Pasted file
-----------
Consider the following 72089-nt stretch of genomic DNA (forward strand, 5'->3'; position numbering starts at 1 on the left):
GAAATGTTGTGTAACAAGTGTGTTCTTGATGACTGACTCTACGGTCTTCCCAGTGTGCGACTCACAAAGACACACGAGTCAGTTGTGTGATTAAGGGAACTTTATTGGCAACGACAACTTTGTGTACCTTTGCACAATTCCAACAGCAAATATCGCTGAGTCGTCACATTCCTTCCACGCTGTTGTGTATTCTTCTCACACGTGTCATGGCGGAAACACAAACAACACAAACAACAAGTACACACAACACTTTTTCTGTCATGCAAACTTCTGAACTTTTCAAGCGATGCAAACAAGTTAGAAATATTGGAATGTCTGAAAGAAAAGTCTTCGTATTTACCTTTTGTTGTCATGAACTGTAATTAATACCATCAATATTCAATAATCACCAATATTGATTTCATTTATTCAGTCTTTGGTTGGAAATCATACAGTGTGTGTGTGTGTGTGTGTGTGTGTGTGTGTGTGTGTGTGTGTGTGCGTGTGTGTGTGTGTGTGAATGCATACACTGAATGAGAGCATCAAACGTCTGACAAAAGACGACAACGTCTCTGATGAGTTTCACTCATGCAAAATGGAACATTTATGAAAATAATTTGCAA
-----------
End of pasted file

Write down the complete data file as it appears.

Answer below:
Consider the following 72089-nt stretch of genomic DNA (forward strand, 5'->3'; position numbering starts at 1 on the left):
GAAATGTTGTGTAACAAGTGTGTTCTTGATGACTGACTCTACGGTCTTCCCAGTGTGCGACTCACAAAGACACACGAGTCAGTTGTGTGATTAAGGGAACTTTATTGGCAACGACAACTTTGTGTACCTTTGCACAATTCCAACAGCAAATATCGCTGAGTCGTCACATTCCTTCCACGCTGTTGTGTATTCTTCTCACACGTGTCATGGCGGAAACACAAACAACACAAACAACAAGTACACACAACACTTTTTCTGTCATGCAAACTTCTGAACTTTTCAAGCGATGCAAACAAGTTAGAAATATTGGAATGTCTGAAAGAAAAGTCTTCGTATTTACCTTTTGTTGTCATGAACTGTAATTAATACCATCAATATTCAATAATCACCAATATTGATTTCATTTATTCAGTCTTTGGTTGGAAATCATACAGTGTGTGTGTGTGTGTGTGTGTGTGTGTGTGTGTGTGTGTGTGTGTGCGTGTGTGTGTGTGTGTGAATGCATACACTGAATGAGAGCATCAAACGTCTGACAAAAGACGACAACGTCTCTGATGAGTTTCACTCATGCAAAATGGAACATTTATGAAAATAATTTGCAA